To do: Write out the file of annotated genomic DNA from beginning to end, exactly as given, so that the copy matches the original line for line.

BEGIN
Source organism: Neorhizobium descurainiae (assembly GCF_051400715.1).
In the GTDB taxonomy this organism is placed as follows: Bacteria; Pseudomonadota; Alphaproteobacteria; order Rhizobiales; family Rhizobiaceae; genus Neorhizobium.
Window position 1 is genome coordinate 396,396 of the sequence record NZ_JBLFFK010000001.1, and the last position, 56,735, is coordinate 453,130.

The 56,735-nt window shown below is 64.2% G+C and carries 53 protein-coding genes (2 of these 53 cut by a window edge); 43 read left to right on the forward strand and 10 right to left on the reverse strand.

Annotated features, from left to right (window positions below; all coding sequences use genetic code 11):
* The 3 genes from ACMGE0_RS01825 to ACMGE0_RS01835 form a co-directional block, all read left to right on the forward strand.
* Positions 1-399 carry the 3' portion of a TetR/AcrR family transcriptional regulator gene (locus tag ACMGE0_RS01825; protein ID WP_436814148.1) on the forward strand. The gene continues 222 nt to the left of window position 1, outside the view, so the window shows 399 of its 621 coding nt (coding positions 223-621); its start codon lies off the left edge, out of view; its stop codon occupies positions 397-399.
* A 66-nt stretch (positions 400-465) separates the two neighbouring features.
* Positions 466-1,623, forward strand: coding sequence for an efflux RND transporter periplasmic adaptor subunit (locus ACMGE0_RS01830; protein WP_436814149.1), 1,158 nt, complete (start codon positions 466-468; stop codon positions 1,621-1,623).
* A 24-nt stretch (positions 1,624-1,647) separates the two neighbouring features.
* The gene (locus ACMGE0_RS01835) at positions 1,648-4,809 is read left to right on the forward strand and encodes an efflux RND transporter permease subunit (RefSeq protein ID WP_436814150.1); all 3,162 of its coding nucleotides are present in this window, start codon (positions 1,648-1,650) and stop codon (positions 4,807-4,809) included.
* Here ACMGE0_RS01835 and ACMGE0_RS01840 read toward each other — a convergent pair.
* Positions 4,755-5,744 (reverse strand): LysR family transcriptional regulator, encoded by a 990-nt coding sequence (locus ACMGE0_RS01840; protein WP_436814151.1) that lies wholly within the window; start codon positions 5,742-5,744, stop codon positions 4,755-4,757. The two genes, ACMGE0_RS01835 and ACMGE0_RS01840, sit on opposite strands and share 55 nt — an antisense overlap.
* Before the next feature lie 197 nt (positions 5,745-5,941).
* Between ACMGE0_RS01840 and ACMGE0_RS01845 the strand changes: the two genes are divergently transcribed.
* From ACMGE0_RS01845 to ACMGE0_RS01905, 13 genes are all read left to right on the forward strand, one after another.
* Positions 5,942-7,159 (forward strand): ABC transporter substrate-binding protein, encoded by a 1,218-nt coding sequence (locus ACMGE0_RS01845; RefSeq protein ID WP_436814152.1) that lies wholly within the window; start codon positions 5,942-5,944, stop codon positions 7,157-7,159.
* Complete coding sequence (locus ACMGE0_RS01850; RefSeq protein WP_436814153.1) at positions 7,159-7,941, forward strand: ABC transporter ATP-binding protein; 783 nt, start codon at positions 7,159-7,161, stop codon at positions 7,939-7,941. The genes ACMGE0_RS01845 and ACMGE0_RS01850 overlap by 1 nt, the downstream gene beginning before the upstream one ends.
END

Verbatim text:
Source organism: Neorhizobium descurainiae (assembly GCF_051400715.1).
In the GTDB taxonomy this organism is placed as follows: Bacteria; Pseudomonadota; Alphaproteobacteria; order Rhizobiales; family Rhizobiaceae; genus Neorhizobium.
Window position 1 is genome coordinate 396,396 of the sequence record NZ_JBLFFK010000001.1, and the last position, 56,735, is coordinate 453,130.

The 56,735-nt window shown below is 64.2% G+C and carries 53 protein-coding genes (2 of these 53 cut by a window edge); 43 read left to right on the forward strand and 10 right to left on the reverse strand.

Annotated features, from left to right (window positions below; all coding sequences use genetic code 11):
* The 3 genes from ACMGE0_RS01825 to ACMGE0_RS01835 form a co-directional block, all read left to right on the forward strand.
* Positions 1-399 carry the 3' portion of a TetR/AcrR family transcriptional regulator gene (locus tag ACMGE0_RS01825; protein ID WP_436814148.1) on the forward strand. The gene continues 222 nt to the left of window position 1, outside the view, so the window shows 399 of its 621 coding nt (coding positions 223-621); its start codon lies off the left edge, out of view; its stop codon occupies positions 397-399.
* A 66-nt stretch (positions 400-465) separates the two neighbouring features.
* Positions 466-1,623, forward strand: coding sequence for an efflux RND transporter periplasmic adaptor subunit (locus ACMGE0_RS01830; protein WP_436814149.1), 1,158 nt, complete (start codon positions 466-468; stop codon positions 1,621-1,623).
* A 24-nt stretch (positions 1,624-1,647) separates the two neighbouring features.
* The gene (locus ACMGE0_RS01835) at positions 1,648-4,809 is read left to right on the forward strand and encodes an efflux RND transporter permease subunit (RefSeq protein ID WP_436814150.1); all 3,162 of its coding nucleotides are present in this window, start codon (positions 1,648-1,650) and stop codon (positions 4,807-4,809) included.
* Here ACMGE0_RS01835 and ACMGE0_RS01840 read toward each other — a convergent pair.
* Positions 4,755-5,744 (reverse strand): LysR family transcriptional regulator, encoded by a 990-nt coding sequence (locus ACMGE0_RS01840; protein WP_436814151.1) that lies wholly within the window; start codon positions 5,742-5,744, stop codon positions 4,755-4,757. The two genes, ACMGE0_RS01835 and ACMGE0_RS01840, sit on opposite strands and share 55 nt — an antisense overlap.
* Before the next feature lie 197 nt (positions 5,745-5,941).
* Between ACMGE0_RS01840 and ACMGE0_RS01845 the strand changes: the two genes are divergently transcribed.
* From ACMGE0_RS01845 to ACMGE0_RS01905, 13 genes are all read left to right on the forward strand, one after another.
* Positions 5,942-7,159 (forward strand): ABC transporter substrate-binding protein, encoded by a 1,218-nt coding sequence (locus ACMGE0_RS01845; RefSeq protein ID WP_436814152.1) that lies wholly within the window; start codon positions 5,942-5,944, stop codon positions 7,157-7,159.
* Complete coding sequence (locus ACMGE0_RS01850; RefSeq protein WP_436814153.1) at positions 7,159-7,941, forward strand: ABC transporter ATP-binding protein; 783 nt, start codon at positions 7,159-7,161, stop codon at positions 7,939-7,941. The genes ACMGE0_RS01845 and ACMGE0_RS01850 overlap by 1 nt, the downstream gene beginning before the upstream one ends.